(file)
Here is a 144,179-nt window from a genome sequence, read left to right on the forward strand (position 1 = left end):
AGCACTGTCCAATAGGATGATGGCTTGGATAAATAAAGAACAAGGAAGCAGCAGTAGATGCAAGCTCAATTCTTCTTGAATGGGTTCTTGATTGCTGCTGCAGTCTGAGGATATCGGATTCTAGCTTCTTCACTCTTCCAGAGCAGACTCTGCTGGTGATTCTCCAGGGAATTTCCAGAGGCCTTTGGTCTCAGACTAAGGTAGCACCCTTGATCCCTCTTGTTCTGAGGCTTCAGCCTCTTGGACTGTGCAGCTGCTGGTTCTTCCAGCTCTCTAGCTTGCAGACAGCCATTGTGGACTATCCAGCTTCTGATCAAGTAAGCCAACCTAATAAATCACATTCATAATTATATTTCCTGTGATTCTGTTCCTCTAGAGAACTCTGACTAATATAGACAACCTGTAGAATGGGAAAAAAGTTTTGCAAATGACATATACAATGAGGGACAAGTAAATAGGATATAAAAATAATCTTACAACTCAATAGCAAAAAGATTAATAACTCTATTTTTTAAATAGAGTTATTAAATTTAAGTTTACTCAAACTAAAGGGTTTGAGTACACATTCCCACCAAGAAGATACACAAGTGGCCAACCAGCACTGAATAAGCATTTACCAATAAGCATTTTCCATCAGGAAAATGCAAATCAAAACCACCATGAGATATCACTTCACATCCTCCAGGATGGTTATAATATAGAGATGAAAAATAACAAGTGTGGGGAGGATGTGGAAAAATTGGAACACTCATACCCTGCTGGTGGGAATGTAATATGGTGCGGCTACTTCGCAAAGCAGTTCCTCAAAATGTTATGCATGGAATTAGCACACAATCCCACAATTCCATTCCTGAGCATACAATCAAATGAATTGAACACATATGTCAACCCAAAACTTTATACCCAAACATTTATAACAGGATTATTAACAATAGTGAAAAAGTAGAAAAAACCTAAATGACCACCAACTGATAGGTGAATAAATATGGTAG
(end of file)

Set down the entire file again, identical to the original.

Here is a 144,179-nt window from a genome sequence, read left to right on the forward strand (position 1 = left end):
AGCACTGTCCAATAGGATGATGGCTTGGATAAATAAAGAACAAGGAAGCAGCAGTAGATGCAAGCTCAATTCTTCTTGAATGGGTTCTTGATTGCTGCTGCAGTCTGAGGATATCGGATTCTAGCTTCTTCACTCTTCCAGAGCAGACTCTGCTGGTGATTCTCCAGGGAATTTCCAGAGGCCTTTGGTCTCAGACTAAGGTAGCACCCTTGATCCCTCTTGTTCTGAGGCTTCAGCCTCTTGGACTGTGCAGCTGCTGGTTCTTCCAGCTCTCTAGCTTGCAGACAGCCATTGTGGACTATCCAGCTTCTGATCAAGTAAGCCAACCTAATAAATCACATTCATAATTATATTTCCTGTGATTCTGTTCCTCTAGAGAACTCTGACTAATATAGACAACCTGTAGAATGGGAAAAAAGTTTTGCAAATGACATATACAATGAGGGACAAGTAAATAGGATATAAAAATAATCTTACAACTCAATAGCAAAAAGATTAATAACTCTATTTTTTAAATAGAGTTATTAAATTTAAGTTTACTCAAACTAAAGGGTTTGAGTACACATTCCCACCAAGAAGATACACAAGTGGCCAACCAGCACTGAATAAGCATTTACCAATAAGCATTTTCCATCAGGAAAATGCAAATCAAAACCACCATGAGATATCACTTCACATCCTCCAGGATGGTTATAATATAGAGATGAAAAATAACAAGTGTGGGGAGGATGTGGAAAAATTGGAACACTCATACCCTGCTGGTGGGAATGTAATATGGTGCGGCTACTTCGCAAAGCAGTTCCTCAAAATGTTATGCATGGAATTAGCACACAATCCCACAATTCCATTCCTGAGCATACAATCAAATGAATTGAACACATATGTCAACCCAAAACTTTATACCCAAACATTTATAACAGGATTATTAACAATAGTGAAAAAGTAGAAAAAACCTAAATGACCACCAACTGATAGGTGAATAAATATGGTAG